|Re: [hatari-devel] Basic cpu testsuite|
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On Sonntag, 29. April 2018 20:10:21 CEST Eero Tamminen wrote:
> Strange how?
> Vasm is supposed to support "standard" ELF,
Yes, that's a good thing. What i find "strange" is the way to write inline
asm. And for short statements like in the tests, i prefer that, even if the
inline asm of gcc is also not so easy to read sometimes. But putting them in
separate files has the drawback that the syntax will still be assembler
dependent (hex constants are different, comments are different, passing
parameters is compiler dependent etc.) And it is more work to write the rules
to put it all together.
>I think its FPU emulation has still some advantages over Hatari
Aranym does not have a gemdos emulation like Hatari (it relies on MiNT to be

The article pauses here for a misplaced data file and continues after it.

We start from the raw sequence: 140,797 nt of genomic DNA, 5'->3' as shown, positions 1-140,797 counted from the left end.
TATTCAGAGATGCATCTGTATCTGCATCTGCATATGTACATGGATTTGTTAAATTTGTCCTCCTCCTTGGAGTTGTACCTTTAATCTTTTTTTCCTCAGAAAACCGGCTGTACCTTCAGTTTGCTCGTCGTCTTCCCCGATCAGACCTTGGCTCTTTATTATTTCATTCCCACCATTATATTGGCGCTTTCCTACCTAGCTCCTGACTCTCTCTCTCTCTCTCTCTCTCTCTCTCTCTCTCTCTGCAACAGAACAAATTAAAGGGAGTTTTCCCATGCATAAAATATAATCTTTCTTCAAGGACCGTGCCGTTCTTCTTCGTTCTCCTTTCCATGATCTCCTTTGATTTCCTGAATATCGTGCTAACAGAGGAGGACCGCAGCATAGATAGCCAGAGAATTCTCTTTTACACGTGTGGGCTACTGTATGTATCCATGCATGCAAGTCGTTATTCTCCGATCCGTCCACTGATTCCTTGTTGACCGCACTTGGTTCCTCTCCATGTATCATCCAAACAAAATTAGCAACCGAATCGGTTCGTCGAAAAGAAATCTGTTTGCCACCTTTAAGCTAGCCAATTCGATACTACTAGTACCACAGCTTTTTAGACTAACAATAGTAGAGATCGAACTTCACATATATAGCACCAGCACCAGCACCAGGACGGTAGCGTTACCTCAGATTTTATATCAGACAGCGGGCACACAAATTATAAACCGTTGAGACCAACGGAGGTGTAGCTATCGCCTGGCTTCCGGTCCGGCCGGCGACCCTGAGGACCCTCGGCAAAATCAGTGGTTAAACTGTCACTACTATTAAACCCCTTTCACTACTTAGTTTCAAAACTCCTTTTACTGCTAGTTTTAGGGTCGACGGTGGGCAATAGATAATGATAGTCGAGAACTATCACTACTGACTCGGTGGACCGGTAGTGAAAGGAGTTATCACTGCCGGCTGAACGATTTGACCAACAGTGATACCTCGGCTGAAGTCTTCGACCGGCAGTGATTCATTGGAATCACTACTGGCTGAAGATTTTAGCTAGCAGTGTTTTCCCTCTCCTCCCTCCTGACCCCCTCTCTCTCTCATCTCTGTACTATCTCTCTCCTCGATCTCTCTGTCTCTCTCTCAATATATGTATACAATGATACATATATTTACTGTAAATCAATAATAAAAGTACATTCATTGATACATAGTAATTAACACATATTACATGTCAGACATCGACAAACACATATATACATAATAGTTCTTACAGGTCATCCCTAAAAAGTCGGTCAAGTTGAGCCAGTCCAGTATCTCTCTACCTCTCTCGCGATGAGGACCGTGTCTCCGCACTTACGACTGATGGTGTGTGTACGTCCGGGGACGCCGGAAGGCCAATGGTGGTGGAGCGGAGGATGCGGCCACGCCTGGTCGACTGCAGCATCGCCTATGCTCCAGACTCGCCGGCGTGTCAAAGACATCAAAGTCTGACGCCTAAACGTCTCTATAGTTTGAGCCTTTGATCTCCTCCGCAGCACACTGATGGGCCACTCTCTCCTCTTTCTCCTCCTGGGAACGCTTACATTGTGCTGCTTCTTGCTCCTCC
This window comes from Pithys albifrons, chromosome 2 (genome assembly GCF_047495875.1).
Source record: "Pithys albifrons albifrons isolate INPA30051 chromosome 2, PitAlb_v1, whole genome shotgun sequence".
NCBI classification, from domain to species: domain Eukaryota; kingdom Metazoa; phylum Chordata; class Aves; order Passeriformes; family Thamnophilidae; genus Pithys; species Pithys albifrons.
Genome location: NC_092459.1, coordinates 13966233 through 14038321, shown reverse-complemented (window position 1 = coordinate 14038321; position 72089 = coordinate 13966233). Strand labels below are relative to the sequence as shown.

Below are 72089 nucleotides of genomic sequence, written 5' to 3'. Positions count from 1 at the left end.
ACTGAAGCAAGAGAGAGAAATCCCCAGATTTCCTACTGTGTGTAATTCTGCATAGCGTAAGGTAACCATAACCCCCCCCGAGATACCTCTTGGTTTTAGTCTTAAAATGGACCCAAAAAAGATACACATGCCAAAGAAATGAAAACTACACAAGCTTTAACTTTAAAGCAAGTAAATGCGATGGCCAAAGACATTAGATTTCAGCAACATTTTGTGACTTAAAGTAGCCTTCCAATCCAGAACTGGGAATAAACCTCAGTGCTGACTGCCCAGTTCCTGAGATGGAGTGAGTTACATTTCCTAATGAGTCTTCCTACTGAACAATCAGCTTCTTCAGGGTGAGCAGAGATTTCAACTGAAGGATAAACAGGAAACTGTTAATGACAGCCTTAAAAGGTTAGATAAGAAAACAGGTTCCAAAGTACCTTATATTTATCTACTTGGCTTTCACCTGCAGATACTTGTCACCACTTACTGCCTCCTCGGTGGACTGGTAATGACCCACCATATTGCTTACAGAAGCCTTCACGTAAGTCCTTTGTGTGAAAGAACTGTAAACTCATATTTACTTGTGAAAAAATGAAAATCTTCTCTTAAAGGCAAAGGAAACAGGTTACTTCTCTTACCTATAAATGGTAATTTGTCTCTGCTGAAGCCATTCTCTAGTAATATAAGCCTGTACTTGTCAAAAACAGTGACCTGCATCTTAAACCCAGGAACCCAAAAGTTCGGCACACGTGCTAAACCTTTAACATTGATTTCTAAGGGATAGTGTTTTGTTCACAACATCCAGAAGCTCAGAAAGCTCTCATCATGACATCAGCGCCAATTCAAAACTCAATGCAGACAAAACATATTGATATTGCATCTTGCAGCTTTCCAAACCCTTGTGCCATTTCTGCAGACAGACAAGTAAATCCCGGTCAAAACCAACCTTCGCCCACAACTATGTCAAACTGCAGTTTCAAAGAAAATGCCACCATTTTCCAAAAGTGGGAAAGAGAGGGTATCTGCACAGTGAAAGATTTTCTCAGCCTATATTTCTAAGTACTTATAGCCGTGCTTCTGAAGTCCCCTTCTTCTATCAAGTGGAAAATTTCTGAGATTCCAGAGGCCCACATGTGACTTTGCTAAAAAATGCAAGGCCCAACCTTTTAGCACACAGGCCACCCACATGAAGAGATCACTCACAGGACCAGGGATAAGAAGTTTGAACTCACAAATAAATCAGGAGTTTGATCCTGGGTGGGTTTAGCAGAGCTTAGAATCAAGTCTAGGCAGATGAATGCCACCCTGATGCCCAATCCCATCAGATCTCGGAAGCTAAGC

able to access the host filesystem), so i cannot yet run the tests there, but
i would bet that at least the FPU related tests will have similar, small
errors as the ones in hatari when using the native FPU emulation. Maybe MPFR
comes close, but i would bet that there are also small differences. Not that
it makes much difference in practise, as long as some program does not rely on
real bitwise exact values (which is quite unlikely, given that most compilers
will use a 64bit double anyway, not the format used internally by the FPU),
but of course it is not an exact emulation of the FPU.
>What kind of tests should be done for instructions?
>Is there some way to auto-generate them?
Hm, that will be difficult. Maybe you can come with something that reads the
table68k, then generates one instruction for each combination of allowed
addressing modes. The question is where such code should get its input values
from, and how to verify the results.
Also, if you look at the tests, you may notice that they currently also try to
test some corner cases that might not even be relevant for "real" programs.